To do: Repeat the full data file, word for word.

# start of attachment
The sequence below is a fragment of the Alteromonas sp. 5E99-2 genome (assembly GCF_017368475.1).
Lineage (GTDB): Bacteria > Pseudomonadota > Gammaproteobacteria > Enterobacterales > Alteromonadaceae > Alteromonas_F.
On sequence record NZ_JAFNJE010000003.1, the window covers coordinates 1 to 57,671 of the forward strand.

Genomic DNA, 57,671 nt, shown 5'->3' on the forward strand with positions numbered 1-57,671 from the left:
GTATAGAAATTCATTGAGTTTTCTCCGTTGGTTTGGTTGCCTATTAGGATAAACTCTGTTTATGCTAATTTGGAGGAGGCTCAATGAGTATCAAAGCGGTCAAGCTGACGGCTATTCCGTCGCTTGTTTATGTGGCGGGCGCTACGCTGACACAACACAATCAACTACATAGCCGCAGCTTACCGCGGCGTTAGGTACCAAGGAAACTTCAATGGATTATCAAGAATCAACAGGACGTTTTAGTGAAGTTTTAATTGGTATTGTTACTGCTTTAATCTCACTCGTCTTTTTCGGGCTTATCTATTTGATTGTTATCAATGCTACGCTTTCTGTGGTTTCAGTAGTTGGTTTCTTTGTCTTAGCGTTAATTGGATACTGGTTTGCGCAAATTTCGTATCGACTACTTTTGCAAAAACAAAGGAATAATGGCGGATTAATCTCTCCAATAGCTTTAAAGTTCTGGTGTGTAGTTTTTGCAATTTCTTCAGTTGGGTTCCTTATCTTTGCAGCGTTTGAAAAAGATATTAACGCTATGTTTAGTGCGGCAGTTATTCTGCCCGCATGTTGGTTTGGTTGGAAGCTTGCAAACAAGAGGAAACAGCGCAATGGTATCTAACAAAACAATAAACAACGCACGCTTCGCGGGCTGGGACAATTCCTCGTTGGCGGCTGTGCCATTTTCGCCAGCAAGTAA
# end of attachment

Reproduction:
The sequence below is a fragment of the Alteromonas sp. 5E99-2 genome (assembly GCF_017368475.1).
Lineage (GTDB): Bacteria > Pseudomonadota > Gammaproteobacteria > Enterobacterales > Alteromonadaceae > Alteromonas_F.
On sequence record NZ_JAFNJE010000003.1, the window covers coordinates 1 to 57,671 of the forward strand.

Genomic DNA, 57,671 nt, shown 5'->3' on the forward strand with positions numbered 1-57,671 from the left:
GTATAGAAATTCATTGAGTTTTCTCCGTTGGTTTGGTTGCCTATTAGGATAAACTCTGTTTATGCTAATTTGGAGGAGGCTCAATGAGTATCAAAGCGGTCAAGCTGACGGCTATTCCGTCGCTTGTTTATGTGGCGGGCGCTACGCTGACACAACACAATCAACTACATAGCCGCAGCTTACCGCGGCGTTAGGTACCAAGGAAACTTCAATGGATTATCAAGAATCAACAGGACGTTTTAGTGAAGTTTTAATTGGTATTGTTACTGCTTTAATCTCACTCGTCTTTTTCGGGCTTATCTATTTGATTGTTATCAATGCTACGCTTTCTGTGGTTTCAGTAGTTGGTTTCTTTGTCTTAGCGTTAATTGGATACTGGTTTGCGCAAATTTCGTATCGACTACTTTTGCAAAAACAAAGGAATAATGGCGGATTAATCTCTCCAATAGCTTTAAAGTTCTGGTGTGTAGTTTTTGCAATTTCTTCAGTTGGGTTCCTTATCTTTGCAGCGTTTGAAAAAGATATTAACGCTATGTTTAGTGCGGCAGTTATTCTGCCCGCATGTTGGTTTGGTTGGAAGCTTGCAAACAAGAGGAAACAGCGCAATGGTATCTAACAAAACAATAAACAACGCACGCTTCGCGGGCTGGGACAATTCCTCGTTGGCGGCTGTGCCATTTTCGCCAGCAAGTAA